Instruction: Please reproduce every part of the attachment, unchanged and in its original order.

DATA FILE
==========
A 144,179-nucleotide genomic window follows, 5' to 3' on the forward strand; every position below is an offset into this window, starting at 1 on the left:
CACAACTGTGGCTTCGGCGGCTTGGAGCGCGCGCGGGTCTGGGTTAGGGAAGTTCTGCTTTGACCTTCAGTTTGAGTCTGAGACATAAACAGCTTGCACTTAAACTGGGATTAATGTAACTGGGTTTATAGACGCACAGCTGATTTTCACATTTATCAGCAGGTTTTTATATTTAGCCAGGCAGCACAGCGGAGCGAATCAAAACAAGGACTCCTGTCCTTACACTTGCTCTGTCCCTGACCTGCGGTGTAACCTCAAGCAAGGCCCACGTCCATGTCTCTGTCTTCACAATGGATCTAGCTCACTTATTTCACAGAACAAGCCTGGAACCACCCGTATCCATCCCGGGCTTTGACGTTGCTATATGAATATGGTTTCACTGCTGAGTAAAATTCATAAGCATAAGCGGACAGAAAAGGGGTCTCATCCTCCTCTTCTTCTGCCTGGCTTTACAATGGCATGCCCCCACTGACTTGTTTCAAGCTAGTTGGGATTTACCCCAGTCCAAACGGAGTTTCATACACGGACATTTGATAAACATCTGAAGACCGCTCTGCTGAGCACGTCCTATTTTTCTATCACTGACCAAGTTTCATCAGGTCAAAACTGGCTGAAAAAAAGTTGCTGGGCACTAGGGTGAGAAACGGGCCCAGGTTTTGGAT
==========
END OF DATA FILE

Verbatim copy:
A 144,179-nucleotide genomic window follows, 5' to 3' on the forward strand; every position below is an offset into this window, starting at 1 on the left:
CACAACTGTGGCTTCGGCGGCTTGGAGCGCGCGCGGGTCTGGGTTAGGGAAGTTCTGCTTTGACCTTCAGTTTGAGTCTGAGACATAAACAGCTTGCACTTAAACTGGGATTAATGTAACTGGGTTTATAGACGCACAGCTGATTTTCACATTTATCAGCAGGTTTTTATATTTAGCCAGGCAGCACAGCGGAGCGAATCAAAACAAGGACTCCTGTCCTTACACTTGCTCTGTCCCTGACCTGCGGTGTAACCTCAAGCAAGGCCCACGTCCATGTCTCTGTCTTCACAATGGATCTAGCTCACTTATTTCACAGAACAAGCCTGGAACCACCCGTATCCATCCCGGGCTTTGACGTTGCTATATGAATATGGTTTCACTGCTGAGTAAAATTCATAAGCATAAGCGGACAGAAAAGGGGTCTCATCCTCCTCTTCTTCTGCCTGGCTTTACAATGGCATGCCCCCACTGACTTGTTTCAAGCTAGTTGGGATTTACCCCAGTCCAAACGGAGTTTCATACACGGACATTTGATAAACATCTGAAGACCGCTCTGCTGAGCACGTCCTATTTTTCTATCACTGACCAAGTTTCATCAGGTCAAAACTGGCTGAAAAAAAGTTGCTGGGCACTAGGGTGAGAAACGGGCCCAGGTTTTGGAT